Interview with Clarence Dickinson
Editor's Note: The following content is a transcription of a period document or a collection of period statistics. It may be incomplete, inaccurate, or biased. The reader may not wish to take the content as factual.4 Jun 1992
ww2dbaseInterviewer: Jim Bresnahan
Interviewee: Clarence Dickinson, US Navy Scouting Squadron Six (VS-6) pilot from USS Enterprise who had participated in the Battle of Midway
Edited Transcript of the Interview
At that time you know you never think too much about getting killed, but I think most of us at that time felt that this was probably going to be it. When you figured that we brought back out of our air group only 16 pilots plus 3 that were later picked up, we were pretty near right.
I think everybody with a few rare exceptions made determined attacks, it was just that unfortunately the torpedo planes were slow, which was their biggest failing. They never could really get in position; when they tried to get into position to make coordinated attacks from each of the bows, that is left and right, they simply were shot down one by one. But the fact that they kept going on in, I would expected it of them, I think everybody would have done that. I think the thoughts were that whatever happens they would go in until the last man was gone. They were that kind of people.
I was one of the few individuals that had access to those magic dispatches on the carrier because I was in essence the group operations officer and therefore the predictor for the dive bombers and scouts, so I was well aware personally of the numbers and I think that in general the information was available to all of the air group as to what was there. Halsey told us a certain amount what ships we were up against, so I don't think there were any illusions.
As we went out and couldn't find the Japanese carrier fleet, our group commander turned north, and the air group who was from the Hornet turned south towards Midway, Stan Ring did, commander ring, and they never found anything. But as we turned north, within a few minutes, the group commander picked up a single destroyer who had been left behind by the Japanese to keep an American submarine down that had been spotted. Figuring that the destroyer was headed back to the rest of the Japanese fleet, McClusky turned to that course and followed the destroyer, went on past it. We were up at about 24,000 feet and suddenly we broke out into the clear and there were four Japanese carriers and everything, and we knew we had them... I won't use the colloquialism... but you know what we had them by.
So we started our approach, that means we pushed over and went down about 19,000 to 20,000 feet, picking up speed, and we got in position over them on attack. At that time the group commander gave orders to Dick Best and Bombing 6 to take one of the carriers and told Earl Gallaher, who is the other squadron commander that is the squadron of which I was exec, to take the other one. We made our attack on them. At the same time, to the northeast, one of the other squadrons from the Yorktown came in and spotted one of the carriers, and as a great coincidence dived within 15 to 20 seconds of the same time our two squadrons dived. And so as I pulled out there were three carriers burning and the fourth carrier was off to the northwest, hightailing it back under the clouds.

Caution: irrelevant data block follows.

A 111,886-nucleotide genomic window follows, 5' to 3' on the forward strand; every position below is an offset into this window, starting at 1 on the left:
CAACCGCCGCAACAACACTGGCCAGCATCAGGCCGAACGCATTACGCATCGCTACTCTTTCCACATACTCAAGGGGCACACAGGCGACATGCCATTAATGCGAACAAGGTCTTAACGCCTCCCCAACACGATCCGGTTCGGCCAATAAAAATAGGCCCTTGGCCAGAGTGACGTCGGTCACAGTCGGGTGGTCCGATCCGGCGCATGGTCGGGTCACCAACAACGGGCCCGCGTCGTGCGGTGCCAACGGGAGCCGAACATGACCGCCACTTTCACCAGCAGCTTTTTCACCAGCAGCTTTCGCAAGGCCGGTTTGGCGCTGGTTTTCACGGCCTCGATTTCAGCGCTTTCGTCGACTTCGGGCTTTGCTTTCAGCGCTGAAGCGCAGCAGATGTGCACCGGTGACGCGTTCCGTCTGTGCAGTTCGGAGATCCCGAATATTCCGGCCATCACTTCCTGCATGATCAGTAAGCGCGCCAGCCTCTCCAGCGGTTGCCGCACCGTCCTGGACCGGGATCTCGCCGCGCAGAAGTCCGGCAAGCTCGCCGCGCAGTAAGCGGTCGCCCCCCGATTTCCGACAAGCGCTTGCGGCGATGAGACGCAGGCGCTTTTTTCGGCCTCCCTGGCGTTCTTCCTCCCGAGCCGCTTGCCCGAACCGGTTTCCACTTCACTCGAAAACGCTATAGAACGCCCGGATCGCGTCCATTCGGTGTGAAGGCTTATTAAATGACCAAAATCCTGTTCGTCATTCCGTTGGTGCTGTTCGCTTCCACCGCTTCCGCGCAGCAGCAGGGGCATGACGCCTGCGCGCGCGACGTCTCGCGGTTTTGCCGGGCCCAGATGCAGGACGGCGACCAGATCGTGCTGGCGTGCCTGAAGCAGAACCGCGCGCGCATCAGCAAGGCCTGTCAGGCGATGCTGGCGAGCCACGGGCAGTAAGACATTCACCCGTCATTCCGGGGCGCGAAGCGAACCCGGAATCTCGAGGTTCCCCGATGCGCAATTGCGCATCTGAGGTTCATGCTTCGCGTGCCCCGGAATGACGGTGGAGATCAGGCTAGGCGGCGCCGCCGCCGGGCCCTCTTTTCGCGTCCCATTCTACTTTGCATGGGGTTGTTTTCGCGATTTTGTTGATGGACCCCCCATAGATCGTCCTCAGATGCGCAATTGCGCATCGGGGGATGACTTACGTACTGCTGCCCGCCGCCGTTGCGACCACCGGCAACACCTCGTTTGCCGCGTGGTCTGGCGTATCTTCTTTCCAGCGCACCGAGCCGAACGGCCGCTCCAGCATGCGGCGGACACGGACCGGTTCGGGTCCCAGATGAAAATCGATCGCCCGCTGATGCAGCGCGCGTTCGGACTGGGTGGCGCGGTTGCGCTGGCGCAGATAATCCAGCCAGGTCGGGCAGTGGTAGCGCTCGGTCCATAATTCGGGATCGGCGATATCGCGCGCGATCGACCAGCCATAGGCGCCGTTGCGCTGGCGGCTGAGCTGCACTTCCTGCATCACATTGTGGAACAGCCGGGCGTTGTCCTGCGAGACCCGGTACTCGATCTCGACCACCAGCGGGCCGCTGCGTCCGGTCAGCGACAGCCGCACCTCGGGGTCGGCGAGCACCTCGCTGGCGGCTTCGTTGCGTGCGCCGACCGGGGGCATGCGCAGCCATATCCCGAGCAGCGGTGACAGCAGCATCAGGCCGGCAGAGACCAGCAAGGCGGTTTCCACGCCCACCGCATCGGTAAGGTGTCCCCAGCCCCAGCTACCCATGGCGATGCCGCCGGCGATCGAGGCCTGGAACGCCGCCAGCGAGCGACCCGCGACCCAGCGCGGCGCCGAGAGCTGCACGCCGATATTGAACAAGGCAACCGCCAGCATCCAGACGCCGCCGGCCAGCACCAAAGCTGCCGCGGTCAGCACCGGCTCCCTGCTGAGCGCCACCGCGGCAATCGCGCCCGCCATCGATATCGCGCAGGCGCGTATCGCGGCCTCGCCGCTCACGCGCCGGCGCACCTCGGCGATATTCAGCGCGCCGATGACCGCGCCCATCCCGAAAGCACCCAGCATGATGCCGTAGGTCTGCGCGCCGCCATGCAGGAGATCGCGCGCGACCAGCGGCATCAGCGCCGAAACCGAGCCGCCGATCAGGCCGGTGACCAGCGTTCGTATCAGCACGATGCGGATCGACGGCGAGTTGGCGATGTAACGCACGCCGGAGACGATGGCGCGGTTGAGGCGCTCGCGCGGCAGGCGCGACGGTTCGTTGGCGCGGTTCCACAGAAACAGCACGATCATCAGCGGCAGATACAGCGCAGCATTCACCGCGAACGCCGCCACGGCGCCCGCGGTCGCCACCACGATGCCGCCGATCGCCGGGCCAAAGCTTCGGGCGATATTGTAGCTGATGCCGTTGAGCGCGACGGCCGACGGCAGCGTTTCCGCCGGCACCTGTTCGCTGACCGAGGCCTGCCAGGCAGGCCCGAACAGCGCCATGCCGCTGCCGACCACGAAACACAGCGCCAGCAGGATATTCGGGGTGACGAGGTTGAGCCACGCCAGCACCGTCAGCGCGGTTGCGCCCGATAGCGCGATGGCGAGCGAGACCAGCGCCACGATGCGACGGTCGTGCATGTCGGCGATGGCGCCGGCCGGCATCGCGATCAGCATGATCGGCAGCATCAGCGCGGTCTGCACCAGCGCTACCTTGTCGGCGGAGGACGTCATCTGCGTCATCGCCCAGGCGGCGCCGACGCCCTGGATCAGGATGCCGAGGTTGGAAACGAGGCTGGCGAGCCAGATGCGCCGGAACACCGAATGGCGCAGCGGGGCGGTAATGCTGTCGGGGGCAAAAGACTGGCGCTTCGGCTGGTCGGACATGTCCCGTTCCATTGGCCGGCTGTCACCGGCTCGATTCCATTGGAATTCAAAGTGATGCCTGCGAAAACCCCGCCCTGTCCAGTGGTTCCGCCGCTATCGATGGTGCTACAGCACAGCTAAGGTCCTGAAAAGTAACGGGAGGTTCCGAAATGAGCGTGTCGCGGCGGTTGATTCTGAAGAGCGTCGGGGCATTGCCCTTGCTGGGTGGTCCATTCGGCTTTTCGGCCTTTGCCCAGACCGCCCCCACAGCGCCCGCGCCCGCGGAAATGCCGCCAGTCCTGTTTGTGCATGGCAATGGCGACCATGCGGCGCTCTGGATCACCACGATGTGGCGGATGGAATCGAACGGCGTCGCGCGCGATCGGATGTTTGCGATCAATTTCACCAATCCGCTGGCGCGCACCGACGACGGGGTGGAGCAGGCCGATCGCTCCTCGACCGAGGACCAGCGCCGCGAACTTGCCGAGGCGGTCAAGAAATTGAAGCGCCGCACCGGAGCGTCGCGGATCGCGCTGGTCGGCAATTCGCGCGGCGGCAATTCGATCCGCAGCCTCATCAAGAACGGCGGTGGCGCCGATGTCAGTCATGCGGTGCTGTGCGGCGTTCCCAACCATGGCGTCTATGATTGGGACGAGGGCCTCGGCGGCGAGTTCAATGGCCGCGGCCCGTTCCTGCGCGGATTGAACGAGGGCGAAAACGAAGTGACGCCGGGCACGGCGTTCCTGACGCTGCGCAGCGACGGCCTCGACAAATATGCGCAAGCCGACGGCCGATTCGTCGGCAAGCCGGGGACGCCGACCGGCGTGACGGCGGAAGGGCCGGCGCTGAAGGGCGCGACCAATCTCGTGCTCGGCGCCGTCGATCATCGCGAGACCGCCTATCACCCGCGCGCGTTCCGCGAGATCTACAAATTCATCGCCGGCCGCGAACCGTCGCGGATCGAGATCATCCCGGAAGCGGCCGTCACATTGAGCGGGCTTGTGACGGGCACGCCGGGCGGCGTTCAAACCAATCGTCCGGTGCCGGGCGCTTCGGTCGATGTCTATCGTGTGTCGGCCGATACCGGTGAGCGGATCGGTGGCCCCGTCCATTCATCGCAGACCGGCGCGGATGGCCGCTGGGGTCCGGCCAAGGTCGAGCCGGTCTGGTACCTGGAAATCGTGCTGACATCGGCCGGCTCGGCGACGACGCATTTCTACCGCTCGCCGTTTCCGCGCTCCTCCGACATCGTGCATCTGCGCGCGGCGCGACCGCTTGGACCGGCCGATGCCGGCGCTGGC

Well I'd say I did [score a hit]. I reckon there were probably more hits claimed than actually were hit, but yes, I think I got a hit alright.
As I described it in my book the scene was one of, I think everybody was jubilant. We all could see the carriers burning, we knew that this was the whole heart of the ...
Well it was to get those four Japanese carriers, and here were three that were burning, so I'm sure that everybody felt quite jubilant. Then the problem was to get home because down low the air was full of Japanese fighters and destroyers, of course. We were down to around 300 or 400 feet and all of the destroyers were shooting at us. You just had to bore out and get out of the ring of ships and get back on home.
When I made it back to the Enterprise the interest thing was... I got one of the Japanese planes as he flew underneath me and pulled ahead of me and he didn't see me, so I, after deliberation, because I knew if I miss him he was gonna be mad and would come up after me, I just put the nose of the plane down and shot him up the rear, then he went into the water. Then we came on home, and that is headed for the American fleet, and some made it and some didn't. A lot went into the water and were never picked up, but that's another story. As we came on back, of course we were running out of gas as I said, and I was about 5 miles from the Enterprise when I ran out of gas, so I put the plane down. The sea was quite calm, 3 or 4 good waves, and landed the plane ahead of this destroyer, and it turned out that this was the destroyer the Phelps DD-360 that I had been on for a couple of years back in the late 30s. ww2dbase
C. Peter Chen
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James Forrestal, Secretary of the Navy, 23 Feb 1945